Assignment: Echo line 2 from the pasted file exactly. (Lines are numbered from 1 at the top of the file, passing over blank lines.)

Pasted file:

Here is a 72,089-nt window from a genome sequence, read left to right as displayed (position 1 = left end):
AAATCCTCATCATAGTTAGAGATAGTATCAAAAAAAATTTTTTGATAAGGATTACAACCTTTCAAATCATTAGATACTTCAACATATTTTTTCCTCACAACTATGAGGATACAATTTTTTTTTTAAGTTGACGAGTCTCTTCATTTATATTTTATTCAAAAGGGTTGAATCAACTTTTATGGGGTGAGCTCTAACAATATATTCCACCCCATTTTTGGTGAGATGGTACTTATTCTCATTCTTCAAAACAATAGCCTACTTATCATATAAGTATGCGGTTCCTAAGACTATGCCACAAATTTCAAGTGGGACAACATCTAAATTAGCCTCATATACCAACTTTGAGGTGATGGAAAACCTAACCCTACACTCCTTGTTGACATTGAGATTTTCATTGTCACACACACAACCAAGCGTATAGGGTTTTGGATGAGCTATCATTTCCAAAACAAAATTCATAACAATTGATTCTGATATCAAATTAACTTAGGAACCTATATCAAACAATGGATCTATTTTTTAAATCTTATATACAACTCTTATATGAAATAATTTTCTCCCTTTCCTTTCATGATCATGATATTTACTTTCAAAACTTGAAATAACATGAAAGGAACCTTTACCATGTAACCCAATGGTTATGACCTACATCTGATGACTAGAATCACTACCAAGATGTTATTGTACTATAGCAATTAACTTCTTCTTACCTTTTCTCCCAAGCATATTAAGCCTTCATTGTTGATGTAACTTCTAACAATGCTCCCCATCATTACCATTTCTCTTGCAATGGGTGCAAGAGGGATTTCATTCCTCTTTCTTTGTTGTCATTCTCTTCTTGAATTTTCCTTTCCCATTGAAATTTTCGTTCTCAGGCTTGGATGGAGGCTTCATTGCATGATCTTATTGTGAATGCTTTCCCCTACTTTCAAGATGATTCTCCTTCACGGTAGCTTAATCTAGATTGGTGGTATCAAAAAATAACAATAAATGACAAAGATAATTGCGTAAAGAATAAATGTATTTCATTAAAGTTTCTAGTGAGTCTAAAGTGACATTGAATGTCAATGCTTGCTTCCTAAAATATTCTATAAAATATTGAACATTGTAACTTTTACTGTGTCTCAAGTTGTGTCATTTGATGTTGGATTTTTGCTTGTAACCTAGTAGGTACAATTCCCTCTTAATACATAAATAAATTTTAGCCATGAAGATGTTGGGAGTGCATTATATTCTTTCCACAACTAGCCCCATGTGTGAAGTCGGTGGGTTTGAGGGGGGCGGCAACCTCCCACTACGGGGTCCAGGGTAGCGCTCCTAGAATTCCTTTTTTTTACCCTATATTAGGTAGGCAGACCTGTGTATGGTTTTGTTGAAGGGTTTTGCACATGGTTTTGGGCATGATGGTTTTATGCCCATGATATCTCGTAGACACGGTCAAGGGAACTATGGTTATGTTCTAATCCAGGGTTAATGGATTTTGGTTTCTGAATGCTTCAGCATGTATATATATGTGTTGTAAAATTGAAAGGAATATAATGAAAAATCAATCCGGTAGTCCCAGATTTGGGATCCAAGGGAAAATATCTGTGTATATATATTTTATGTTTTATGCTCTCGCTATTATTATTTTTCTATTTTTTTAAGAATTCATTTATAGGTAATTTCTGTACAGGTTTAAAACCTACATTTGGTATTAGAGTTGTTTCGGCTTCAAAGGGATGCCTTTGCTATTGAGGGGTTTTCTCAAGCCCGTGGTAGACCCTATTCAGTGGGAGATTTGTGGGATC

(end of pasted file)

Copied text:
AAATCCTCATCATAGTTAGAGATAGTATCAAAAAAAATTTTTTGATAAGGATTACAACCTTTCAAATCATTAGATACTTCAACATATTTTTTCCTCACAACTATGAGGATACAATTTTTTTTTTAAGTTGACGAGTCTCTTCATTTATATTTTATTCAAAAGGGTTGAATCAACTTTTATGGGGTGAGCTCTAACAATATATTCCACCCCATTTTTGGTGAGATGGTACTTATTCTCATTCTTCAAAACAATAGCCTACTTATCATATAAGTATGCGGTTCCTAAGACTATGCCACAAATTTCAAGTGGGACAACATCTAAATTAGCCTCATATACCAACTTTGAGGTGATGGAAAACCTAACCCTACACTCCTTGTTGACATTGAGATTTTCATTGTCACACACACAACCAAGCGTATAGGGTTTTGGATGAGCTATCATTTCCAAAACAAAATTCATAACAATTGATTCTGATATCAAATTAACTTAGGAACCTATATCAAACAATGGATCTATTTTTTAAATCTTATATACAACTCTTATATGAAATAATTTTCTCCCTTTCCTTTCATGATCATGATATTTACTTTCAAAACTTGAAATAACATGAAAGGAACCTTTACCATGTAACCCAATGGTTATGACCTACATCTGATGACTAGAATCACTACCAAGATGTTATTGTACTATAGCAATTAACTTCTTCTTACCTTTTCTCCCAAGCATATTAAGCCTTCATTGTTGATGTAACTTCTAACAATGCTCCCCATCATTACCATTTCTCTTGCAATGGGTGCAAGAGGGATTTCATTCCTCTTTCTTTGTTGTCATTCTCTTCTTGAATTTTCCTTTCCCATTGAAATTTTCGTTCTCAGGCTTGGATGGAGGCTTCATTGCATGATCTTATTGTGAATGCTTTCCCCTACTTTCAAGATGATTCTCCTTCACGGTAGCTTAATCTAGATTGGTGGTATCAAAAAATAACAATAAATGACAAAGATAATTGCGTAAAGAATAAATGTATTTCATTAAAGTTTCTAGTGAGTCTAAAGTGACATTGAATGTCAATGCTTGCTTCCTAAAATATTCTATAAAATATTGAACATTGTAACTTTTACTGTGTCTCAAGTTGTGTCATTTGATGTTGGATTTTTGCTTGTAACCTAGTAGGTACAATTCCCTCTTAATACATAAATAAATTTTAGCCATGAAGATGTTGGGAGTGCATTATATTCTTTCCACAACTAGCCCCATGTGTGAAGTCGGTGGGTTTGAGGGGGGCGGCAACCTCCCACTACGGGGTCCAGGGTAGCGCTCCTAGAATTCCTTTTTTTTACCCTATATTAGGTAGGCAGACCTGTGTATGGTTTTGTTGAAGGGTTTTGCACATGGTTTTGGGCATGATGGTTTTATGCCCATGATATCTCGTAGACACGGTCAAGGGAACTATGGTTATGTTCTAATCCAGGGTTAATGGATTTTGGTTTCTGAATGCTTCAGCATGTATATATATGTGTTGTAAAATTGAAAGGAATATAATGAAAAATCAATCCGGTAGTCCCAGATTTGGGATCCAAGGGAAAATATCTGTGTATATATATTTTATGTTTTATGCTCTCGCTATTATTATTTTTCTATTTTTTTAAGAATTCATTTATAGGTAATTTCTGTACAGGTTTAAAACCTACATTTGGTATTAGAGTTGTTTCGGCTTCAAAGGGATGCCTTTGCTATTGAGGGGTTTTCTCAAGCCCGTGGTAGACCCTATTCAGTGGGAGATTTGTGGGATC